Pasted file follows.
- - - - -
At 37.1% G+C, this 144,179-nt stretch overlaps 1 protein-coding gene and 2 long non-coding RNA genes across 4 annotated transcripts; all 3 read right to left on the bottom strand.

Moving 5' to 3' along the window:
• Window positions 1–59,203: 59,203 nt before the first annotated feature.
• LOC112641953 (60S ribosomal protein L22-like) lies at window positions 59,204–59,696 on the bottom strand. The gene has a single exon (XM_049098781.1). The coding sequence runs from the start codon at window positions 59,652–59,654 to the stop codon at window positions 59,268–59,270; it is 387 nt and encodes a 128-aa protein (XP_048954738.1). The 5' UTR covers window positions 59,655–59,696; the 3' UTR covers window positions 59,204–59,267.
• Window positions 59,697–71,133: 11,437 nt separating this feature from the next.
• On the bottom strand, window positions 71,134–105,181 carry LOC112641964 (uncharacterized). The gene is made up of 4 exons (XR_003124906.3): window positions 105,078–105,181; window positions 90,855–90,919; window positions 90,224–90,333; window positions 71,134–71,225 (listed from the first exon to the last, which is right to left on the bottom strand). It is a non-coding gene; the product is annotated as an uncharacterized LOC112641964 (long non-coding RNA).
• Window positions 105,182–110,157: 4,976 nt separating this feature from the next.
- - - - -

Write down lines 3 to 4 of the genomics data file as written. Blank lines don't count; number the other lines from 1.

• Window positions 1–59,203: 59,203 nt before the first annotated feature.
• LOC112641953 (60S ribosomal protein L22-like) lies at window positions 59,204–59,696 on the bottom strand. The gene has a single exon (XM_049098781.1). The coding sequence runs from the start codon at window positions 59,652–59,654 to the stop codon at window positions 59,268–59,270; it is 387 nt and encodes a 128-aa protein (XP_048954738.1). The 5' UTR covers window positions 59,655–59,696; the 3' UTR covers window positions 59,204–59,267.